Monday, July 7, 2014

Maine Supremes: Despite Lender's Sufficient Proof Of Its Status As Holder Of Note, Its Failure To Prove Ownership Of Mortgage Proves Fatal To Its Standing To Proceed With Foreclosure Action; Indicates That Mortgage May Not Always Follow The Note

A recent ruling by the Maine Supreme Court involving a foreclosure action serves as a reminder that, at least under the state law of Maine, the principle that the "mortgage follows the note" apparently does not necessarily apply where the foreclosing party merely proves its status as holder of the promissory note. Consequently, a foreclosing party in Maine must prove both:

  • its status as "holder" of the promissory note, and
  • its ownership of the mortgage securing the promissory note
in order to establish its standing to foreclose.

From a recent Opinion Summary:
  • Scott Greenleaf executed a promissory note to Residential Mortgage Services, Inc. (RMS). That same day, Greenleaf signed a mortgage on property securing that debt. The mortgage listed RMS as the lender of the debt and Mortgage Electronic Registration Systems, Inc. (MERS) as the nominee for the lender.

    MERS subsequently assigned its interest in the mortgage and note to Countrywide Home Loans Servicing, LP (BAC). BAC then merged with Bank of America, N.A. (Bank). Five years later, the Bank instituted foreclosure proceedings against Greenleaf. The district court entered a judgment of foreclosure in favor of the Bank.

    Greenleaf appealed, arguing that the Bank lacked standing to foreclose on the property.

    The Supreme Court agreed with Greenleaf and vacated the judgment, holding (1) the Bank proved its status as the holder of the note but failed to establish its ownership of Greenleaf’s mortgage;(1) and (2) because the Bank failed to satisfy two of the Higgins foreclosure requirements, the Bank was not entitled to a judgment of foreclosure in any event.
Source: Opinion Summary: Bank of Am., N.A. v. Greenleaf.

For the court ruling, see Bank of America, N.A. v. Greenleaf, 2014 ME 89 (ME. July 3, 2014).

Representing the homeowner were Thomas A. Cox, Esq.,(2) Portland, Maine, and John D. Clifford IV, Esq., Clifford & Golden, PA, Lisbon Falls, Maine.

Filing a joint "friend of the court" brief in support of the homeowner's position in this case were Yale University Law School's Jerome N. Frank Legal Services Organization,(3) New Haven, Connecticut, and the National Consumer Law Center, Boston, Massachusetts.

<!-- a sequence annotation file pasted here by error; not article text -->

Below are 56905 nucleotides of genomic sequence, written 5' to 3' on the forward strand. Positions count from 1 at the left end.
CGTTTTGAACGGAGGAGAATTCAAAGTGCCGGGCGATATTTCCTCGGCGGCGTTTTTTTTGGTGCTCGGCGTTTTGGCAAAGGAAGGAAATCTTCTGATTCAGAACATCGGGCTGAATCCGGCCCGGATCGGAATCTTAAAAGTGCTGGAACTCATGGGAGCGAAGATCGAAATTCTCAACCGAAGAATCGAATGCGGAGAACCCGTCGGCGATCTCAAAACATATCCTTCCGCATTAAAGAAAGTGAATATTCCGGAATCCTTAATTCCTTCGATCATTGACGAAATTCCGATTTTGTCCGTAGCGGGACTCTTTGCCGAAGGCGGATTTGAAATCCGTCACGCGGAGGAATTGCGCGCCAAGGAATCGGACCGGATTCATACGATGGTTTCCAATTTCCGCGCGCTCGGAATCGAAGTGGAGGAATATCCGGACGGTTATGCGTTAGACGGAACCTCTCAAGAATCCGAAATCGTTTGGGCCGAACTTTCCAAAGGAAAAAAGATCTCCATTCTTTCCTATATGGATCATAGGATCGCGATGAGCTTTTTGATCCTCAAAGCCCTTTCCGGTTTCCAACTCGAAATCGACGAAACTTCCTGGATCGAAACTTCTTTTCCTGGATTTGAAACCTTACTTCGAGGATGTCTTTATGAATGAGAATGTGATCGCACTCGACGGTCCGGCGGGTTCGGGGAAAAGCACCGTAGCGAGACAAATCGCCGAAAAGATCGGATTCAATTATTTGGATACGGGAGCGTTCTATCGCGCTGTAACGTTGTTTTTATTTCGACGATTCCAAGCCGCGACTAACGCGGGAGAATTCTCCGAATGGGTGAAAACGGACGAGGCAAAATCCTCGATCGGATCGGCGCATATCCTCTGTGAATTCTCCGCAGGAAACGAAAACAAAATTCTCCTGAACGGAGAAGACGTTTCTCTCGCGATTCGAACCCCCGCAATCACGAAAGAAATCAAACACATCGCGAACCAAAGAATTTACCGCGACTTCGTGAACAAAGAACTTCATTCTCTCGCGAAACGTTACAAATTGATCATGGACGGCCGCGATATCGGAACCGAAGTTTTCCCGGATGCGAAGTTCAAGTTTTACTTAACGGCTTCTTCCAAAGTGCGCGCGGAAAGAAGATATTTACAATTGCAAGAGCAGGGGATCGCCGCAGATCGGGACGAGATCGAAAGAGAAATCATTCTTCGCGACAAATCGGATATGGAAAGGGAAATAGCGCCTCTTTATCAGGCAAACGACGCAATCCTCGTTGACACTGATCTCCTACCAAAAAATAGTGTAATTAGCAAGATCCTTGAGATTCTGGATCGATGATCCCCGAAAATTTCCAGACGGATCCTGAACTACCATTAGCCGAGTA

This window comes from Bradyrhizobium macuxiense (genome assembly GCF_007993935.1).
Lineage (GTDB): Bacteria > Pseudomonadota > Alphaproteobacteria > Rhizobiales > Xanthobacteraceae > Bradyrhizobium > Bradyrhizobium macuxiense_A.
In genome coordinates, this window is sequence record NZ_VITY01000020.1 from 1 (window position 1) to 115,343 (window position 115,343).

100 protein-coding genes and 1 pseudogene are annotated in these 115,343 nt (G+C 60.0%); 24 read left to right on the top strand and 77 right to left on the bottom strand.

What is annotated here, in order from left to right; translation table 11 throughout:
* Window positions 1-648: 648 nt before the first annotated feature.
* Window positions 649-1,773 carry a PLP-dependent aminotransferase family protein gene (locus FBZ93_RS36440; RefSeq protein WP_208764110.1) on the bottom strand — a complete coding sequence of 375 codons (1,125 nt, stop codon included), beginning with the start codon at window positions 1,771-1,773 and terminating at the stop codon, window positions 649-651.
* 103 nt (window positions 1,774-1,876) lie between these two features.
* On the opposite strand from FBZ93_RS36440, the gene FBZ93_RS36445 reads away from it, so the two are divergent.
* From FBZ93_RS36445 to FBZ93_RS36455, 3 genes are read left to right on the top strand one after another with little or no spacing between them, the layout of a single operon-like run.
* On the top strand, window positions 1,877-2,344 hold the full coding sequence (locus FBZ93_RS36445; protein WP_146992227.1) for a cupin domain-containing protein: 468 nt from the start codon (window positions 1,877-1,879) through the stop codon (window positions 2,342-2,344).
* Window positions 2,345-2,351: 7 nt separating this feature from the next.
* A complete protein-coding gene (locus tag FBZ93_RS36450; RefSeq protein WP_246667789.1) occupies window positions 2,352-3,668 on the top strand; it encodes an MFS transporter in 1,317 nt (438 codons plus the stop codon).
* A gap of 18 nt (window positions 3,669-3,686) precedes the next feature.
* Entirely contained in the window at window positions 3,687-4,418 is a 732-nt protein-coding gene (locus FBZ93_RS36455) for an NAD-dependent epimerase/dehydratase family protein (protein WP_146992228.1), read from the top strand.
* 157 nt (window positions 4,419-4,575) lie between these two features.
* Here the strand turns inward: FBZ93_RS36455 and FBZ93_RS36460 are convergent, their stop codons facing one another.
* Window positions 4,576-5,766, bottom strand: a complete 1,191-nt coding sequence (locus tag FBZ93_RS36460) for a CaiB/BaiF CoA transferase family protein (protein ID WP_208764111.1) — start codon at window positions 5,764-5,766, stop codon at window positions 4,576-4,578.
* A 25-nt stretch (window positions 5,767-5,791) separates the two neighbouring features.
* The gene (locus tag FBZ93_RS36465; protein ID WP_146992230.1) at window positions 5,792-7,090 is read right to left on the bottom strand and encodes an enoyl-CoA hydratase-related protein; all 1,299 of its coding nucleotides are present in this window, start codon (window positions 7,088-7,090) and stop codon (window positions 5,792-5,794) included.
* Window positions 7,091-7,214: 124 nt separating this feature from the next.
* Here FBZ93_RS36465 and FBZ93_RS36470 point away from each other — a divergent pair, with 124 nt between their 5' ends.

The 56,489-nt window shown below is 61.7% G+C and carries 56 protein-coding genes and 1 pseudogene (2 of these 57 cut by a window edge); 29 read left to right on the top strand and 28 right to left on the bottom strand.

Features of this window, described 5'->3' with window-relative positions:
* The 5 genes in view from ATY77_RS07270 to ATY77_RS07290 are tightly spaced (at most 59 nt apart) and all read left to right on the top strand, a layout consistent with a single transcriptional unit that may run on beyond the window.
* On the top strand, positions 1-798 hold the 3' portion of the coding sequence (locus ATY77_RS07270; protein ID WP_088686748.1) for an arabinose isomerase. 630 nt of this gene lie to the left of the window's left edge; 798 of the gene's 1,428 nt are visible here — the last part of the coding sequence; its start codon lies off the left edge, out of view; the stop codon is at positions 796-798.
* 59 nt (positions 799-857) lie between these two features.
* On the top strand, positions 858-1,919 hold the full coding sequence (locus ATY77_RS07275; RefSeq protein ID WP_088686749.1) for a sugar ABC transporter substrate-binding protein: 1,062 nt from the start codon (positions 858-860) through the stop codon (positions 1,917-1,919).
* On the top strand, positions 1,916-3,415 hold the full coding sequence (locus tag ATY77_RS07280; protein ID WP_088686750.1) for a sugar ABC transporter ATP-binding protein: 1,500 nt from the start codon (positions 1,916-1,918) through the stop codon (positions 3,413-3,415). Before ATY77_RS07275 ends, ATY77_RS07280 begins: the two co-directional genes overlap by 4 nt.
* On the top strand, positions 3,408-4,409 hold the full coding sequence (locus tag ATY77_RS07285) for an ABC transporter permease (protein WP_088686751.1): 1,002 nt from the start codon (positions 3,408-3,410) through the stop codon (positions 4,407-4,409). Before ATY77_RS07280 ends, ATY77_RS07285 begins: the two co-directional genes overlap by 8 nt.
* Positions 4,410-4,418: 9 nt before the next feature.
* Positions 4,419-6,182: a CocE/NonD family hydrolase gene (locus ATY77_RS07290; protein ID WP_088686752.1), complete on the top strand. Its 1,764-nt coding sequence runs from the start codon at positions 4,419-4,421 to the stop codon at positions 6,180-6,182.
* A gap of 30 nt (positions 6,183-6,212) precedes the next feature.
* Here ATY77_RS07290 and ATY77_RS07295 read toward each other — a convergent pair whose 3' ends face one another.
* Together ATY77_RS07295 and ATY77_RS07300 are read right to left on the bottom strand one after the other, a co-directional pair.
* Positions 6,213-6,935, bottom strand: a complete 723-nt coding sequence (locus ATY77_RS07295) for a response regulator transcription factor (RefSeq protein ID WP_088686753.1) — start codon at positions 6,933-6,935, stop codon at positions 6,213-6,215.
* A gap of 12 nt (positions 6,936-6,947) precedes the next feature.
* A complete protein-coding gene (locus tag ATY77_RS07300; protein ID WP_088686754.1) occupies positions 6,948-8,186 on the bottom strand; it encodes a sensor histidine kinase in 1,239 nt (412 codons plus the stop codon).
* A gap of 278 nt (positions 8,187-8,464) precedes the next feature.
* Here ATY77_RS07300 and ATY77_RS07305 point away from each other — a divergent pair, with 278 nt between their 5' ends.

(1) From the court's ruling:
  • The interest in the note is only part of the standing analysis, however; to be able to foreclose, a plaintiff must also show the requisite interest in the mortgage.

    Unlike a note, a mortgage is not a negotiable instrument. See 5 Emily S. Bernheim, Tiffany Real Property § 1455 n.14 (3d ed. Supp. 2000). Thus, whereas a plaintiff who merely holds or possesses—but does not necessarily own—the note satisfies the note portion of the standing analysis, the mortgage portion of the standing analysis requires the plaintiff to establish ownership of the mortgage. See Harp, 2011 ME 5, ¶ 9, 10 A.3d 718.

    In Wilk, for example, Deutsche Bank was able to satisfy the note portion of the analysis by establishing that it was the holder of the note. 2013 ME 79, ¶ 10 & n.3, 76 A. 3d 363. In its attempt to establish its interest in the mortgage, Deutsche Bank produced a series of mortgage assignments from the original lender leading to OneWest Bank, and then from One West to Deutsche Bank. The purported assignment from OneWest to Deutsche Bank, however, was dated two weeks before OneWest had acquired the mortgage from its predecessor. Id. ¶ 12. Notwithstanding Deutsche Bank’s adequate interest in the note, we vacated the judgment of foreclosure because Deutsche Bank failed to introduce any evidence that it owned the mortgage. Id. ¶ 22.